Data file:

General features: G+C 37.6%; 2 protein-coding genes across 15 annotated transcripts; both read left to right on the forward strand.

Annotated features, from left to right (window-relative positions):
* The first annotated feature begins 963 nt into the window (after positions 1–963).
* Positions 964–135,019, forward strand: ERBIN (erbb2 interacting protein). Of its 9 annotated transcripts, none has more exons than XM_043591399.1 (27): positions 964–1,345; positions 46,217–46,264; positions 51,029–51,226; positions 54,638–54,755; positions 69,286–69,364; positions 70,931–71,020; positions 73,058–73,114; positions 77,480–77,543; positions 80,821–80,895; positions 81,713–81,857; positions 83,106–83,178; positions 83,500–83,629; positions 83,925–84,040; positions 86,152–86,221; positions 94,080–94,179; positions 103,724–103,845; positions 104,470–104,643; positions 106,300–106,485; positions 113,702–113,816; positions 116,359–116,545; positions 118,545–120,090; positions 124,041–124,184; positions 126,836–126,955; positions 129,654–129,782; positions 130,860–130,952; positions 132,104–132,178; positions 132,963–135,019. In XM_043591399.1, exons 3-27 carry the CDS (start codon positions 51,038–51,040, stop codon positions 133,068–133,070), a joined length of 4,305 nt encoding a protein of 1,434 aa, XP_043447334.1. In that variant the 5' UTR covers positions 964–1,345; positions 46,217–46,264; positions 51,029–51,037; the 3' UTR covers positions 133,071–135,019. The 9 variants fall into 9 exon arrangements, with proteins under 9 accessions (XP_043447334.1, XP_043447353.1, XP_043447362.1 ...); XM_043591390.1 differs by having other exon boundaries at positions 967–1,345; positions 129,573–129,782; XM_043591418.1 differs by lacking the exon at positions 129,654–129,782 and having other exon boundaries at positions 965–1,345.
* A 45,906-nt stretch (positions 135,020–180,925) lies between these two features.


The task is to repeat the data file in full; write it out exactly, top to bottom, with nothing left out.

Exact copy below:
General features: G+C 37.6%; 2 protein-coding genes across 15 annotated transcripts; both read left to right on the forward strand.

Annotated features, from left to right (window-relative positions):
* The first annotated feature begins 963 nt into the window (after positions 1–963).
* Positions 964–135,019, forward strand: ERBIN (erbb2 interacting protein). Of its 9 annotated transcripts, none has more exons than XM_043591399.1 (27): positions 964–1,345; positions 46,217–46,264; positions 51,029–51,226; positions 54,638–54,755; positions 69,286–69,364; positions 70,931–71,020; positions 73,058–73,114; positions 77,480–77,543; positions 80,821–80,895; positions 81,713–81,857; positions 83,106–83,178; positions 83,500–83,629; positions 83,925–84,040; positions 86,152–86,221; positions 94,080–94,179; positions 103,724–103,845; positions 104,470–104,643; positions 106,300–106,485; positions 113,702–113,816; positions 116,359–116,545; positions 118,545–120,090; positions 124,041–124,184; positions 126,836–126,955; positions 129,654–129,782; positions 130,860–130,952; positions 132,104–132,178; positions 132,963–135,019. In XM_043591399.1, exons 3-27 carry the CDS (start codon positions 51,038–51,040, stop codon positions 133,068–133,070), a joined length of 4,305 nt encoding a protein of 1,434 aa, XP_043447334.1. In that variant the 5' UTR covers positions 964–1,345; positions 46,217–46,264; positions 51,029–51,037; the 3' UTR covers positions 133,071–135,019. The 9 variants fall into 9 exon arrangements, with proteins under 9 accessions (XP_043447334.1, XP_043447353.1, XP_043447362.1 ...); XM_043591390.1 differs by having other exon boundaries at positions 967–1,345; positions 129,573–129,782; XM_043591418.1 differs by lacking the exon at positions 129,654–129,782 and having other exon boundaries at positions 965–1,345.
* A 45,906-nt stretch (positions 135,020–180,925) lies between these two features.